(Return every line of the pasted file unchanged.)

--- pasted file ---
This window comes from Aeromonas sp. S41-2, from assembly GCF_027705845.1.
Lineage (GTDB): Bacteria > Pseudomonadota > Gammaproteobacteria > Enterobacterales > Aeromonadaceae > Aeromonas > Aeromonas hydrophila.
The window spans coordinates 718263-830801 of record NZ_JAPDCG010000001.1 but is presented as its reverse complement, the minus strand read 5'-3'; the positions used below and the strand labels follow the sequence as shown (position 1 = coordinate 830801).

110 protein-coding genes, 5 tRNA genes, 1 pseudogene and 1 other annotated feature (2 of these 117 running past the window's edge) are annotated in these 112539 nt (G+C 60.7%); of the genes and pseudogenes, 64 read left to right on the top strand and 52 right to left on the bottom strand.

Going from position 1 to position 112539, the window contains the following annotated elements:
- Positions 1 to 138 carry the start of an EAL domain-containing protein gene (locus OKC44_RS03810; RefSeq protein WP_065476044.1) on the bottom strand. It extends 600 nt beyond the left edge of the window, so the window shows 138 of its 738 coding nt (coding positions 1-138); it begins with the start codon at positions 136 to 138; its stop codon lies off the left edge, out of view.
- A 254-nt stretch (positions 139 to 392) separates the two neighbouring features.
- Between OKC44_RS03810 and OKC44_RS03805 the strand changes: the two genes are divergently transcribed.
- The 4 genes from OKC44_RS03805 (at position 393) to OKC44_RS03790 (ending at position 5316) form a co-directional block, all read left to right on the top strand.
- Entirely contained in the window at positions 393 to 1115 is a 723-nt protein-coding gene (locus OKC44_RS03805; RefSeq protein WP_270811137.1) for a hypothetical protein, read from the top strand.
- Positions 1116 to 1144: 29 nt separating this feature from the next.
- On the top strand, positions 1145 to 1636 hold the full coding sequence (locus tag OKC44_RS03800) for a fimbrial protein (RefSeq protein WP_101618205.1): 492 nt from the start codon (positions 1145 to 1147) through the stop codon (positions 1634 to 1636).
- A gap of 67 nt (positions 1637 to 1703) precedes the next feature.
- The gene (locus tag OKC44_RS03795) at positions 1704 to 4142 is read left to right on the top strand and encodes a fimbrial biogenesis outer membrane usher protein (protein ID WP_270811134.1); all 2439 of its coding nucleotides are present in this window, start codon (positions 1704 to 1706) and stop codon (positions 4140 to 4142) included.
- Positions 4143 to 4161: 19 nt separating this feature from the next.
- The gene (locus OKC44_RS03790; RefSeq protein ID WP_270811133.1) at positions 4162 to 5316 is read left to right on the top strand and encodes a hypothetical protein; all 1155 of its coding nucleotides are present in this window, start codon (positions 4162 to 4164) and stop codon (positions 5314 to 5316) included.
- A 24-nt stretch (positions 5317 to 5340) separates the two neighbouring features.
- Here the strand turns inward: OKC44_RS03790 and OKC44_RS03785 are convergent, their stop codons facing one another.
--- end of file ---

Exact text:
This window comes from Aeromonas sp. S41-2, from assembly GCF_027705845.1.
Lineage (GTDB): Bacteria > Pseudomonadota > Gammaproteobacteria > Enterobacterales > Aeromonadaceae > Aeromonas > Aeromonas hydrophila.
The window spans coordinates 718263-830801 of record NZ_JAPDCG010000001.1 but is presented as its reverse complement, the minus strand read 5'-3'; the positions used below and the strand labels follow the sequence as shown (position 1 = coordinate 830801).

110 protein-coding genes, 5 tRNA genes, 1 pseudogene and 1 other annotated feature (2 of these 117 running past the window's edge) are annotated in these 112539 nt (G+C 60.7%); of the genes and pseudogenes, 64 read left to right on the top strand and 52 right to left on the bottom strand.

Going from position 1 to position 112539, the window contains the following annotated elements:
- Positions 1 to 138 carry the start of an EAL domain-containing protein gene (locus OKC44_RS03810; RefSeq protein WP_065476044.1) on the bottom strand. It extends 600 nt beyond the left edge of the window, so the window shows 138 of its 738 coding nt (coding positions 1-138); it begins with the start codon at positions 136 to 138; its stop codon lies off the left edge, out of view.
- A 254-nt stretch (positions 139 to 392) separates the two neighbouring features.
- Between OKC44_RS03810 and OKC44_RS03805 the strand changes: the two genes are divergently transcribed.
- The 4 genes from OKC44_RS03805 (at position 393) to OKC44_RS03790 (ending at position 5316) form a co-directional block, all read left to right on the top strand.
- Entirely contained in the window at positions 393 to 1115 is a 723-nt protein-coding gene (locus OKC44_RS03805; RefSeq protein WP_270811137.1) for a hypothetical protein, read from the top strand.
- Positions 1116 to 1144: 29 nt separating this feature from the next.
- On the top strand, positions 1145 to 1636 hold the full coding sequence (locus tag OKC44_RS03800) for a fimbrial protein (RefSeq protein WP_101618205.1): 492 nt from the start codon (positions 1145 to 1147) through the stop codon (positions 1634 to 1636).
- A gap of 67 nt (positions 1637 to 1703) precedes the next feature.
- The gene (locus tag OKC44_RS03795) at positions 1704 to 4142 is read left to right on the top strand and encodes a fimbrial biogenesis outer membrane usher protein (protein ID WP_270811134.1); all 2439 of its coding nucleotides are present in this window, start codon (positions 1704 to 1706) and stop codon (positions 4140 to 4142) included.
- Positions 4143 to 4161: 19 nt separating this feature from the next.
- The gene (locus OKC44_RS03790; RefSeq protein ID WP_270811133.1) at positions 4162 to 5316 is read left to right on the top strand and encodes a hypothetical protein; all 1155 of its coding nucleotides are present in this window, start codon (positions 4162 to 4164) and stop codon (positions 5314 to 5316) included.
- A 24-nt stretch (positions 5317 to 5340) separates the two neighbouring features.
- Here the strand turns inward: OKC44_RS03790 and OKC44_RS03785 are convergent, their stop codons facing one another.